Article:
Sunday, January 12, 2014

BPN 1676: Sound of Colors

This is not a blog posting about synaesthesia, a neurological phenomenon of a joining together of sensations that are normally experienced separately (hearing green grass), but the posting will deal with cyborg, the joining of organic and material parts. In fact it will concern the first cyborg ever.

The word cyborg was not in my encyclopaedia till I met Ann Westfelt, a Swedish jury member of the Europrix Awards. In a conversation about trade literature a Scandinavian book on cyborgs was mentioned. But it took till 2004 before I was confronted with a real example, not a concept, again during a Europrix jury.

Neil Harbisson at the Europrix party, talking to Chiara Boeri, an Italian artist.
 
The project from Britain was an entry by the out-of-the-box thinker Adam Montandon. He had met Neil Harbisson, who suffers from a rare disease, achromatopsia. This condition is caused by genes, so that the affected people get monochromatism or complete colour blindness. They really only see black and white and their colour blindness differs from the variety with which the red and green colours can be distinguished.

For a student arts complete colour blindness is an absolute disaster as the colour palette is not more than black and white, not even grey. This was not only annoying for his study, but also in everyday life. "I confused red jam with tomato and orange juice with apple juice" Neil said in an interview. He also used to wear clothes in one colour, black.

After a lecture on cybernetics at the Plymouth University, given by the 23 -year-old Englishman Adam Montandon, Neil got in touch with him and told him about his disability. Adam looked into the problem for his graduation assignment. It was clear that he needed a camera and computer to record colours. But Adam also realized that only then the problem starts. Because how do you convert colour? With words you cannot fully specify the colour shades. Eventually he chose for conversion of colours into sounds. Neil got a camera on his head, a PC in his backpack and an earpiece. The structure he called Eye-borg.

Adam Montandon developed colour-to- sound conversion software, that worked dynamically. Each level got a frequency; in this way, the pure intensity of the colour can be determined and displayed. With a noise value Neil had to learn the pitch of the sounds. Red is translated in low noise , while violet has a high sound. And he did learn fast. Soon he started to wear colourful clothes on his blue jeans.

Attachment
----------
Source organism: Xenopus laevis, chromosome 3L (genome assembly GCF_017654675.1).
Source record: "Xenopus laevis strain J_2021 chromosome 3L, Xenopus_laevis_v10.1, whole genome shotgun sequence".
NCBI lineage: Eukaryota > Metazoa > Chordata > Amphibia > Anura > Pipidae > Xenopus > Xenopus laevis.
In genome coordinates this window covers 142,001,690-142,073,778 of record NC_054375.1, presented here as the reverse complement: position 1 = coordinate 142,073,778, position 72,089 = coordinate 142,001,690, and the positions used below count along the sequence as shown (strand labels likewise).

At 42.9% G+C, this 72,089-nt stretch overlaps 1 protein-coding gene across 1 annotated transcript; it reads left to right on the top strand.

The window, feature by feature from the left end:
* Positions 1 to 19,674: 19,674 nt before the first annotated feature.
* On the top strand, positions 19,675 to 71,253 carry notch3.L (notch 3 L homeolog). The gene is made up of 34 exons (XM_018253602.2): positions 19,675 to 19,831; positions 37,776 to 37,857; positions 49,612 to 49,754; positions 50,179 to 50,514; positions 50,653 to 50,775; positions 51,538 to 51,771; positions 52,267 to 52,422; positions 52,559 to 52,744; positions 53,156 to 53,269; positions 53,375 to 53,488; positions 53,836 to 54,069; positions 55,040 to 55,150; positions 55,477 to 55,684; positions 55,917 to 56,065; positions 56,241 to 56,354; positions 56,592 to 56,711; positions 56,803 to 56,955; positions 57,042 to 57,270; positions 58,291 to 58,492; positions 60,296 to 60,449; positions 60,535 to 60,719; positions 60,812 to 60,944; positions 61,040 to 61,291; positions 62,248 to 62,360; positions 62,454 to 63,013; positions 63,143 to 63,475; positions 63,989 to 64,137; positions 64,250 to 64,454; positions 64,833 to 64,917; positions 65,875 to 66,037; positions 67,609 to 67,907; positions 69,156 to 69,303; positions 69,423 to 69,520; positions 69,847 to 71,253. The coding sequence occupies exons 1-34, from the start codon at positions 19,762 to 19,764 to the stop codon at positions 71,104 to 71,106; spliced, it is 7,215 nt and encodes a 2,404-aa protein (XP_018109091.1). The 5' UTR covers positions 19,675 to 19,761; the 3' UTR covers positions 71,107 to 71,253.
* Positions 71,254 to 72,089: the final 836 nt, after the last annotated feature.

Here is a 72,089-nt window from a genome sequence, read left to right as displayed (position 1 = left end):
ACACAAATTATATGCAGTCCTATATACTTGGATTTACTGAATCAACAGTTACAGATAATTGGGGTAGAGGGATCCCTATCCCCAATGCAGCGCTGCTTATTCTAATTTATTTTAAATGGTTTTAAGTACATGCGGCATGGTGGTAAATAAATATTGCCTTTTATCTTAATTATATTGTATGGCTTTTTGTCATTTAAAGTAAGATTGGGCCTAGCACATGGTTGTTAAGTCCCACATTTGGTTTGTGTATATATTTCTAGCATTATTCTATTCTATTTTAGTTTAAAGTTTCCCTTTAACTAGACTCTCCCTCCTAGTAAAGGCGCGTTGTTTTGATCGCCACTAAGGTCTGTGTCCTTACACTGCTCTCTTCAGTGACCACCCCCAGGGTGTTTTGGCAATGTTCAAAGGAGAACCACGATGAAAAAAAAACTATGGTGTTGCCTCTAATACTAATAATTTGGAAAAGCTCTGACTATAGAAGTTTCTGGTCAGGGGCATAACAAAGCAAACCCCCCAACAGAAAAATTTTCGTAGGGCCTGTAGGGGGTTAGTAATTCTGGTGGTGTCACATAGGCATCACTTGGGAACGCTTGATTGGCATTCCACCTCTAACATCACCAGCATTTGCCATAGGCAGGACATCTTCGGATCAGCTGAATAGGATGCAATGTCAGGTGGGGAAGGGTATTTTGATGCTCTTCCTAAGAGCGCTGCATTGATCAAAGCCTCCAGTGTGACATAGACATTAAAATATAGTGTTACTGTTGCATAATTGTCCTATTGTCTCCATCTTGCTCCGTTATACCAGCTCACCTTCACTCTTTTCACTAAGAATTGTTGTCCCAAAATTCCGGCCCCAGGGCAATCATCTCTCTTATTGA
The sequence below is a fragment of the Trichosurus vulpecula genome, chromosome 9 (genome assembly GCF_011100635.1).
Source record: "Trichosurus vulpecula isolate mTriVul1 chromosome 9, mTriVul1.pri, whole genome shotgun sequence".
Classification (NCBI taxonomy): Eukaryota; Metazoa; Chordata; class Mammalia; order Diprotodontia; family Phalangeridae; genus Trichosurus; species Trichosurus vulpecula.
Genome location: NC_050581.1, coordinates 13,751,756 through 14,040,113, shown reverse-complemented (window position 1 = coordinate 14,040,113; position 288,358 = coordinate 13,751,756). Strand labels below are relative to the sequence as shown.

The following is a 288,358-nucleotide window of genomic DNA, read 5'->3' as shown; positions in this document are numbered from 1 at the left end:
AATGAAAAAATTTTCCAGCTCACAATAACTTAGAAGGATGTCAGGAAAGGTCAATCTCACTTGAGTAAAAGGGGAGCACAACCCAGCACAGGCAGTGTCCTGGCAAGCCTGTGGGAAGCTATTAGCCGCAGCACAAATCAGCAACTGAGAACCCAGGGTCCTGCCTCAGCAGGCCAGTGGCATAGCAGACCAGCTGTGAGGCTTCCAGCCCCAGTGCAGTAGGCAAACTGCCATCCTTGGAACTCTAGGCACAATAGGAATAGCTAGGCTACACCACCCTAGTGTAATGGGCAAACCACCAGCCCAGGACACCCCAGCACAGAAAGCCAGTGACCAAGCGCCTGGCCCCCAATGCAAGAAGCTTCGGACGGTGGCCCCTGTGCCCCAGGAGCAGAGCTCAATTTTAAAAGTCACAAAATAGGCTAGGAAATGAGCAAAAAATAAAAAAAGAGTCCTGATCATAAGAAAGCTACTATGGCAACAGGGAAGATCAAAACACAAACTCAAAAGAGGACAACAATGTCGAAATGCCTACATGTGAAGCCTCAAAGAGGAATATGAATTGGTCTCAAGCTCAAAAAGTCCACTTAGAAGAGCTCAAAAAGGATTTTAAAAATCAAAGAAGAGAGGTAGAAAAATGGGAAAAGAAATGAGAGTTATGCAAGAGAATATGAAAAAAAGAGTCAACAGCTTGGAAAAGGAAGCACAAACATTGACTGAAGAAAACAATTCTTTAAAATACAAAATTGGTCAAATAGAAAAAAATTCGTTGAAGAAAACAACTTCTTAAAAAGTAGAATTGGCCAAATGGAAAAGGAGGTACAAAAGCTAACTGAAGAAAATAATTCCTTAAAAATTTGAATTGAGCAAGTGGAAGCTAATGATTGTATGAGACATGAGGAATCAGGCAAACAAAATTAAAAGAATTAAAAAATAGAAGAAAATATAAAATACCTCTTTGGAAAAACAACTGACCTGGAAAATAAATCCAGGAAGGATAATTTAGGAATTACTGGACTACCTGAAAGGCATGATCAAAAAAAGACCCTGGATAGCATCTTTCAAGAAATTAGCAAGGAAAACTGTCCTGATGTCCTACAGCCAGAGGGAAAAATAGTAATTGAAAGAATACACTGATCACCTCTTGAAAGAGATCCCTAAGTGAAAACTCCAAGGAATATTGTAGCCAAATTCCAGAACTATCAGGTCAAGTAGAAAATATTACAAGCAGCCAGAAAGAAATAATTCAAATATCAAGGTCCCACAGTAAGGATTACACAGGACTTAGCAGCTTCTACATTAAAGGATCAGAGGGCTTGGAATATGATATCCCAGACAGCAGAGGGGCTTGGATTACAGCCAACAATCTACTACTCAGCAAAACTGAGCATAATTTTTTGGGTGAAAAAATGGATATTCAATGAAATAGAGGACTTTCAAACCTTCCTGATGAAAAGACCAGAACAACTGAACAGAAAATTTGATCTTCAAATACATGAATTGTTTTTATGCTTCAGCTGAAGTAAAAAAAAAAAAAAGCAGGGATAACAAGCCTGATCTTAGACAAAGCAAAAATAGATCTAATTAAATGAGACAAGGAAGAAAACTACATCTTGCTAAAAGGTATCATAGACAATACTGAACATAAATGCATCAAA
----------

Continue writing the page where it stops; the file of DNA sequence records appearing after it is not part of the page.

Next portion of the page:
Passport photograph of Neil Harbisson

Soon Adam and Neil saw that technology is one solution, but they also saw the social implication. The gear has become part of his body. It has become a medical prosthesis. So he received a certificate from the National Health regarding his camera. In the meantime he has received a passport with a portrait photograph showing the camera.

Now a group of creatives wants to produce a documentary movie with the title Sound of Colors. The title shows similarity to The Sound of Music, the movie which plays in Austria. That country supported the Europrix Awards and the selection of the sonochromatic cyborg. But then in 2011 Arnau Gifreu Castells of the Universitat Ramón Llull – Universitat de Vic in Spain reports in Graz (Austria) about an audiovisual and online interactive documentary about Neil Harbisson and the cyborg, produced as part of a degree project. And now this project gets a sequel in an official documentary.
 

The official documentary about the first cyborg Sound of Colors will be a crowdfunded project. And now the circle is round. The crowdfunding organiser is the Spanish organisation Verkami, which in 2013 in Sri Lanka received the World Summit Award, the successor to the Europrix Awards. The project group is requesting 3.200 euro to produce the documentary.


Update Febr. 1, 2014: The official documentary about the first cyborg Sound of Colors was a  crowdfunded project by the Spanish organiser Verkami. The requested 32.000 euro has been pledged for and even more, while there are still 18 days left. So the making of the movie can start.

1 comment:

Jak Boumans said...

Last week a Dutch language report was published on Intimate technology, the battle for the body and our behaviour by the Rathenau Institute. The cyborg of Neil Harbisson was also mentioned as an example.